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New research has demonstrated that nanoparticles can be used to generate valuable raw materials from carbon dioxide. An international team of scientists from Germany and Australia looked to the already known cascade reactions produced by enzymes, and used this to fuel their innovation of transferring the mechanism to metallic nanoparticles.
The study, published this August in the Journal of the American Chemical Society, found that using this method, scientists were able to produce ethanol and propanol from carbon dioxide.
Ethanol and Propanol from CO2
The international team included researchers from the Center for Electrochemistry in Bochum alongside those at the University of Duisburg-Essen, and an Australian team led by Professor Justin Gooding and Professor Richard Tilley explored the transference of cascade reactions from enzymes to catalytically active nanoparticles. They found that in doing so, they were able to produce ethanol and propanol.
Ethanol and propanol are both widely used products in numerous industries. From being used as biofuels, to utilizing their antiseptic properties to create hand sanitizers and wipes. The products are used in numerous industries as components in printing ink, cosmetics, pharmaceutical products, perfumes, detergents and more. The fact that nanoparticles can be used to convert carbon dioxide into these useful products marks nanoparticles as an essential step in future design of catalysts.
The Era of Nanoparticles
Nanoparticles have been of great interest recently to scientists in practically all fields. Their nano size gives them unique properties that aren’t shared by their bulk property counterpart. For this reason their uses are being explored, and new applications for the special material are being innovated all the time, especially in the fields of biomedicine, optical, electronics and energy. Their full potential has yet to be realized, and now, they are making waves in the field of catalysts.
Nanoparticles as Catalysts
Nanoparticles have been discovered to be very useful in terms of speeding up catalytic processes. Due to their nano size, the particles have a higher surface area ratio, meaning that more catalytic reactions can take place at the same time due to having more space for more reactions to occur. The particles can also be recycled more easily as separation is a simpler process.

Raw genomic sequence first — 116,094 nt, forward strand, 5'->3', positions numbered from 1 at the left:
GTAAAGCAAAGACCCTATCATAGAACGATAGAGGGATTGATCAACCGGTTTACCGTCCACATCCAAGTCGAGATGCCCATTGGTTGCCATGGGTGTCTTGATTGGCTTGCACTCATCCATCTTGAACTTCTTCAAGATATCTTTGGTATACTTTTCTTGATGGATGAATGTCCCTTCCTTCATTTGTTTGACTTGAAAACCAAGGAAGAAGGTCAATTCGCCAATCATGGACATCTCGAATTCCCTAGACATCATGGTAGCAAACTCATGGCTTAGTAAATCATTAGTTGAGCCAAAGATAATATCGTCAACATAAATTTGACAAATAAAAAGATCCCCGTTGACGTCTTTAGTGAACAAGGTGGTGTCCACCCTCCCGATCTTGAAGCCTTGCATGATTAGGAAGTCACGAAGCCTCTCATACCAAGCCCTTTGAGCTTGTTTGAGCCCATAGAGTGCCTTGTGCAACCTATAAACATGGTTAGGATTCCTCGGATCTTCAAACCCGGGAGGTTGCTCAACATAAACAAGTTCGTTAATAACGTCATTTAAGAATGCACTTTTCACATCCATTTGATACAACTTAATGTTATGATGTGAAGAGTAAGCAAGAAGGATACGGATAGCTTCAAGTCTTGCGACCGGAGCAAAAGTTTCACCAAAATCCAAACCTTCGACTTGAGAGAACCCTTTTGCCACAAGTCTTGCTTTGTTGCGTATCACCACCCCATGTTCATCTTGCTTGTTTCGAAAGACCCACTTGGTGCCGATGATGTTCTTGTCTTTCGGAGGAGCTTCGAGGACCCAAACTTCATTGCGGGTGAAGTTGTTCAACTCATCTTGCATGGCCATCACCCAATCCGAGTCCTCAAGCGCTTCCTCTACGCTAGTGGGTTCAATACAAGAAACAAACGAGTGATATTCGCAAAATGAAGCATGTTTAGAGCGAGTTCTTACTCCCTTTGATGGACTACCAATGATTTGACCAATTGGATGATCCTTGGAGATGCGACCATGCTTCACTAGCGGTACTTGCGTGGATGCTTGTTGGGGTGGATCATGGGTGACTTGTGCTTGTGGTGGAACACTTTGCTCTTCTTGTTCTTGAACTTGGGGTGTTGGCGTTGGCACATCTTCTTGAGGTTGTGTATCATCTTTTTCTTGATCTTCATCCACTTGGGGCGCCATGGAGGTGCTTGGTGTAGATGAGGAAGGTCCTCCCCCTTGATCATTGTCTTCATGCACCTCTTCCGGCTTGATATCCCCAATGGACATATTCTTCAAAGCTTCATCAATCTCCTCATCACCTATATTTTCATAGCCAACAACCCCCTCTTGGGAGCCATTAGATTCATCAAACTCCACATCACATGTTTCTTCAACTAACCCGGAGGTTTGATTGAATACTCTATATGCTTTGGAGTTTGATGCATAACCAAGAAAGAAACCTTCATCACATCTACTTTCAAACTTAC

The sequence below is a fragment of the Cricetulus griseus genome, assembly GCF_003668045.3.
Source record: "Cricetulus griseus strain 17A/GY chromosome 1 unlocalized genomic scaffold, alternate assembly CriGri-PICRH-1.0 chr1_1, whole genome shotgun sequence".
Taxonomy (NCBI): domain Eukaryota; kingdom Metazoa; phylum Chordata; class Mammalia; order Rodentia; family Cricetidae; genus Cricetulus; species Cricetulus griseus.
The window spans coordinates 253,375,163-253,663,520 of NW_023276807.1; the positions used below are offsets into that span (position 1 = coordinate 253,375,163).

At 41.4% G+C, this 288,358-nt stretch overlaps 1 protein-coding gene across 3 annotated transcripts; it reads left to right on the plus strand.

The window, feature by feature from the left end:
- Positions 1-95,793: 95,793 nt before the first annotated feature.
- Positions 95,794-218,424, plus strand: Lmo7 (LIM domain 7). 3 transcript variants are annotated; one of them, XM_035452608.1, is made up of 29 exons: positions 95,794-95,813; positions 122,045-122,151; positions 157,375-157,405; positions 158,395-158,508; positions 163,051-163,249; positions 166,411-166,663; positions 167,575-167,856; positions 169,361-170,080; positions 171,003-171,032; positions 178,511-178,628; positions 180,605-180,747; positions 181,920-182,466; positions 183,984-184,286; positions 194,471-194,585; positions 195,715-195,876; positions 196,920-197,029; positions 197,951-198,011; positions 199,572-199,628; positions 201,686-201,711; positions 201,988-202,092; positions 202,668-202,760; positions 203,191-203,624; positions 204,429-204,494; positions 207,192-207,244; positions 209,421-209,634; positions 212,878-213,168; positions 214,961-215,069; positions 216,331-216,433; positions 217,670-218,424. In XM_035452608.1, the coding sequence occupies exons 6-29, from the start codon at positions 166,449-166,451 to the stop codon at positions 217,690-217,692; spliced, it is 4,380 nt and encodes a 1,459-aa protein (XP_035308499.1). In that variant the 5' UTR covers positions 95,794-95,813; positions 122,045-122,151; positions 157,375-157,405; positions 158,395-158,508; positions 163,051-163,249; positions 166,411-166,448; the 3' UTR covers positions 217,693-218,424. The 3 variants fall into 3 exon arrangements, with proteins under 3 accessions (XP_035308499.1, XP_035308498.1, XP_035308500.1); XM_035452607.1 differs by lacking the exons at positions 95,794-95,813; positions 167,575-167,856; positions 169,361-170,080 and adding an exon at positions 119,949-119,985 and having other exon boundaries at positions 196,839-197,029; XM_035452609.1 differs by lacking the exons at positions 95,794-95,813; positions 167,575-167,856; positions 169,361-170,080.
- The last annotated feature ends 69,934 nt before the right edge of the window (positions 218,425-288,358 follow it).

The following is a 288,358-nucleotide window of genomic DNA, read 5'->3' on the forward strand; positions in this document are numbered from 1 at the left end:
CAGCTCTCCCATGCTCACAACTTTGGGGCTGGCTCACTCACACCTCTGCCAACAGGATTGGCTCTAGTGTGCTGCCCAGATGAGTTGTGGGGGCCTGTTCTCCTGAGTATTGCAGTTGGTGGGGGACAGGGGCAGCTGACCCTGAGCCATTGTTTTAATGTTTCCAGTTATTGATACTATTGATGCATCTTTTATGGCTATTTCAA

Nanoparticles have already been used successfully in previous groundbreaking experiments in catalytic scenarios, showing the material’s superiority as a catalyst due to its greater surface area. In 2016, researchers at MIT were able to use nanoparticle catalysts to make stable coatings of noble metals, reducing the need for using precious metals.
Replacing the Cascade Reaction
The current study looked at how nanoparticles can be used in place of cascade reactions. Cascade reactions are chemical processes where more than one consecutive reaction occurs, and each consecutive reaction is reliant on the first in order to make it possible for it to take place. This makes it possible for single enzymes to produce complex products by catalyzing this string of events.
What was found by the German-Australian team was that nanozymes can catalyze the electrochemical reduction of carbon dioxide, starting numerous of reactions that take place on the silver core and copper shell, converting carbon dioxide into ethanol or propanol. Essentially, they showed that the nanozymes were capable of catalyzing the necessary reactions without the cascade principle. However, the downside is that this process requires much more energy. The team of researchers are planning to develop the process further, aiming to obtain more further useful products, potentially ethylene or butanol.